• Fix it....
    June 19, 2008 7:52 a.m.

    Fix the problem. It DOES matter, even 10 years later because it did not get fixed. Period.

  • Move on already!
    June 19, 2008 7:26 a.m.

    I agree. Let's just accept the fact that the NBA (National Basketball Entertainment) is good, clean sports entertainment fun for the whole family (Gambino, or otherwise) and move on, for crying out loud!

  • RE: AZJazzFan
    June 19, 2008 6:25 a.m.

    For people who watched Game 6, Jordan's legacy is already tainted. It's not his fault, so I feel sorry for him in a way.

    Coach Sloan sets a good example for the rest of us. Sure he came within a few blown calls of a championship, but that was years and years ago, and he moved on right away. How nice if we could all leave the past in the past, in sports and otherwise.

  • The push-off
    June 19, 2008 5:58 a.m.

    wasn't that bad. Russell was already on the ground at that point. What gets me is when they called Russell for the ghost-carry earlier in the game. I remember it was a tense play with momentum starting to swing the Jazz's way, and they call a carry on Russell. It's another example of how letting things slip over the years has given the refs power to call or not call whatever they want whenever they feel like they need to swing the momentum.

  • lamonte
    June 19, 2008 5:57 a.m.

    I love this article. And anyone who doesn't think referees don't have a say in the outcome of close games is fooling themselves. But like Sloan says, "What are going to do?" Dwelling on what might have been is just a waste of time. It's just a game. Everybody is still getting rich off the game and us common folks still pay to watch it. So what ARE you going to do?

    Can I just add one more comment? Delaney makes me sick the way he says "this is not the first time a known convicted criminal has lied about me before the judicial system" wanting to remind us all of his "heroic" days as an undercover cop. He has proven on the basketball court that he is not a hero, he is a coward who can't even stand-up to some hostile basketball fans. He's a disgrace to all the good cops who put their lives on the line every day.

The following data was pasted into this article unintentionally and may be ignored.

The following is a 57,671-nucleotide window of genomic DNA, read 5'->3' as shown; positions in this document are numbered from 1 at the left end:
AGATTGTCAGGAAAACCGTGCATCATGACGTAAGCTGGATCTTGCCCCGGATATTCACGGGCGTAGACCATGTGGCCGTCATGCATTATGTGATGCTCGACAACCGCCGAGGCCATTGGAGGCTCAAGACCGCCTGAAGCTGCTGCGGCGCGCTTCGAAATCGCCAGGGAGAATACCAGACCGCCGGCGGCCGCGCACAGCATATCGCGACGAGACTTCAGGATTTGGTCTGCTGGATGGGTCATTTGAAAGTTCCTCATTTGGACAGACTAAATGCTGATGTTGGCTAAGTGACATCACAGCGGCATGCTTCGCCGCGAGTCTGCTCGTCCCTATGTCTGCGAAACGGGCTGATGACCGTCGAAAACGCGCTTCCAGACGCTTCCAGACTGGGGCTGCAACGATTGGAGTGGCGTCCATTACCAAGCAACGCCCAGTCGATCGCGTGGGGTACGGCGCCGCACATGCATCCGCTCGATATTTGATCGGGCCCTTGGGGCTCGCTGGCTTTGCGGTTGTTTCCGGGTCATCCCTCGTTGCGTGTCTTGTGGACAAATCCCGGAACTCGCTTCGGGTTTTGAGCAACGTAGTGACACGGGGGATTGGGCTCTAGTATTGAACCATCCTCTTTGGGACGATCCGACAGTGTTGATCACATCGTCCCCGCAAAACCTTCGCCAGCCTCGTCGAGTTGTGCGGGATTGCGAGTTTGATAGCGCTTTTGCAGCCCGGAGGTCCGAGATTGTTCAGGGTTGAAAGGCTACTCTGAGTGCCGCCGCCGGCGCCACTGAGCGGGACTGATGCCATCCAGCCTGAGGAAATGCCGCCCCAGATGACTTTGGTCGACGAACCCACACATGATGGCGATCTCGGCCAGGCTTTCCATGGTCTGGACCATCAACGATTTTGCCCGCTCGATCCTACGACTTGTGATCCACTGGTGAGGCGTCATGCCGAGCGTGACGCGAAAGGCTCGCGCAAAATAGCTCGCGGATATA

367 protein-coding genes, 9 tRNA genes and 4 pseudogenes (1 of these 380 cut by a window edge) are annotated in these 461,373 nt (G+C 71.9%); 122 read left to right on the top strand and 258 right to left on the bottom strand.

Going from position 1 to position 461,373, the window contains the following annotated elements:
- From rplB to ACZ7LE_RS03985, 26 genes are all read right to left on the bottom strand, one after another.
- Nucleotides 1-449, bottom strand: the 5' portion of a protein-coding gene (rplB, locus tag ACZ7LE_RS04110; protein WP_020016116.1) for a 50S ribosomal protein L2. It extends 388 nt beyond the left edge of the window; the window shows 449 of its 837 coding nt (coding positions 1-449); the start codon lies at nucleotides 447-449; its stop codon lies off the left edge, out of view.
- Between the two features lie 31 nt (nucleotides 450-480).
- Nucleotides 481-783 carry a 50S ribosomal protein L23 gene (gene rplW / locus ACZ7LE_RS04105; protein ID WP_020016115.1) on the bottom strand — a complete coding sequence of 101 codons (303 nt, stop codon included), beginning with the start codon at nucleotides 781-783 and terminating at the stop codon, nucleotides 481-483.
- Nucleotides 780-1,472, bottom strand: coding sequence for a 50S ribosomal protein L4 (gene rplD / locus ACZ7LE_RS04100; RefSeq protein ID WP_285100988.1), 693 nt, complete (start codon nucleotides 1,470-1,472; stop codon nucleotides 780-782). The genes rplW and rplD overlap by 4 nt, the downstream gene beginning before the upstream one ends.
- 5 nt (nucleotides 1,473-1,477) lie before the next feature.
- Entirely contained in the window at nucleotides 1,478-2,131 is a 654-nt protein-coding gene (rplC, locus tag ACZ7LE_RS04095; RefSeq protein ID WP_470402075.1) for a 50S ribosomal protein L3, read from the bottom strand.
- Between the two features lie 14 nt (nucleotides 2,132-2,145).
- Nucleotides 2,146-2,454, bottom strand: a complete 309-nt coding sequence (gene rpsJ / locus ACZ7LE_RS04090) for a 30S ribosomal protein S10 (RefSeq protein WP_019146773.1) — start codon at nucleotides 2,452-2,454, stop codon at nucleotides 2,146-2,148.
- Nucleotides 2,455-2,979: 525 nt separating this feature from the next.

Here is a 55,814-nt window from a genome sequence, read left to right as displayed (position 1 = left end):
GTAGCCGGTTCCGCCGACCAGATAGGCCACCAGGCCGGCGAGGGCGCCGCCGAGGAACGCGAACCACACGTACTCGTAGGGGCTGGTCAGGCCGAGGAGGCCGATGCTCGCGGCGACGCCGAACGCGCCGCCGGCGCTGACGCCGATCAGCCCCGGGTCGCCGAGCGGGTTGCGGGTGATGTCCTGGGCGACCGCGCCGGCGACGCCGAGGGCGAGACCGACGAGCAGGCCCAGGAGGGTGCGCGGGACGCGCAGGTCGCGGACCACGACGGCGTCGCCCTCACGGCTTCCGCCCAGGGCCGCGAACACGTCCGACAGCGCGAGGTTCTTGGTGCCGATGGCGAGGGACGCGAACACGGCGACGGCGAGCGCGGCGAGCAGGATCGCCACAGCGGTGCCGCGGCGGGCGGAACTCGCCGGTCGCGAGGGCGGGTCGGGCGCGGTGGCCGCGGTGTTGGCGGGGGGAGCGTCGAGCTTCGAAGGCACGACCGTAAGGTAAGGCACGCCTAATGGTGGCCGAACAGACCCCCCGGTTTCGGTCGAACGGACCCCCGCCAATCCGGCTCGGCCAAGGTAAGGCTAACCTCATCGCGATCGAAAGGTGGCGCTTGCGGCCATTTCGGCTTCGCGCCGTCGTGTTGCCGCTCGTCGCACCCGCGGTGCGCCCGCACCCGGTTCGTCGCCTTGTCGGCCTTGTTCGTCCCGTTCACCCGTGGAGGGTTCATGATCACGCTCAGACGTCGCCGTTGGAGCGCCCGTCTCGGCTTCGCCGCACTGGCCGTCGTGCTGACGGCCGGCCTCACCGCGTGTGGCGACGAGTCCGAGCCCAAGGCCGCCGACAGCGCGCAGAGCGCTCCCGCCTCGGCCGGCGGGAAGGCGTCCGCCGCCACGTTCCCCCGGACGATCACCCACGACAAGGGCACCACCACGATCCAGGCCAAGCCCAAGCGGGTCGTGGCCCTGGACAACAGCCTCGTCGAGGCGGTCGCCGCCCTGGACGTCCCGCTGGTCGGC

• Jerry, Jerry, Jerry
    June 19, 2008 4:55 a.m.

    It's fine to let it go and not dwell on it...after the situation has been rectified so that same referee can't do the same thing to other teams in the future. By not protesting with the league, by not making an issue out of it, by not drawing public and media attention to the obvious blown calls, how do you expect NBA refs to improve their game or stop cheating because they think no one will challenge them on it? If you roll over and let them walk over you, they will keep right on walking, which they have, evidenced by Kobe's 19 FT attempts per game average in this year's Jazz-Lakers series. The league has mechanisms in place to for teams to protest referee behavior and the league has methods for disciplining referees. There is no shame in using these when the same referee makes so many "errors" in critical playoff games. Why do you accept his late apology? Isn't part of being sorry not continuing to make the same types of "mistakes"? You formally protest to the league-through the media-and THEN you let it go so it doesn't eat you up inside.

  • jeremy
    June 19, 2008 2:20 a.m.

    I love it. Sloan says "you could drive yourself crazy" by over analyzing a game that happened 10 years ago, a game whose outcome can't be changed. And then the rest of the article does exactly that.

  • CA voter
    June 19, 2008 1:56 a.m.

    Sloan has the right attitude!

  • AZJazzFan
    June 19, 2008 1:01 a.m.

    Great article. Whether Jerry will admit it or not, I will...those horrible calls have haunted me for years. And I hadn't remembered that Bavetta was the one reffing that game...in light of Donaghy's allegations, it's all starting to add up now. The Bulls certainly didn't want a Game 7 of that series when it would have been played in SLC and Jazz had home court advantage. It's likely the Jazz could have pulled that off, and without Bavetta there to nudge it Chicago's way, MJ's legacy could have been tainted with a Finals loss...can't have that. In a game decided by 1 point, those 5 points loom large. Who says a ref making 1 or 2 bad calls a game can't influence the outcome?

  • Josh
    June 19, 2008 12:26 a.m.

    Any athlete would tell you if you've left the outcome of the game in the hands of the officials, you haven't done your job. Sure Jordan pushed off, but that was after stripping the ball off Malone at the other end.

    The Jazz need to win a championship in the next few years(preferably while Sloan is still here) so we can stop dwelling on this. Some very painful memories, these.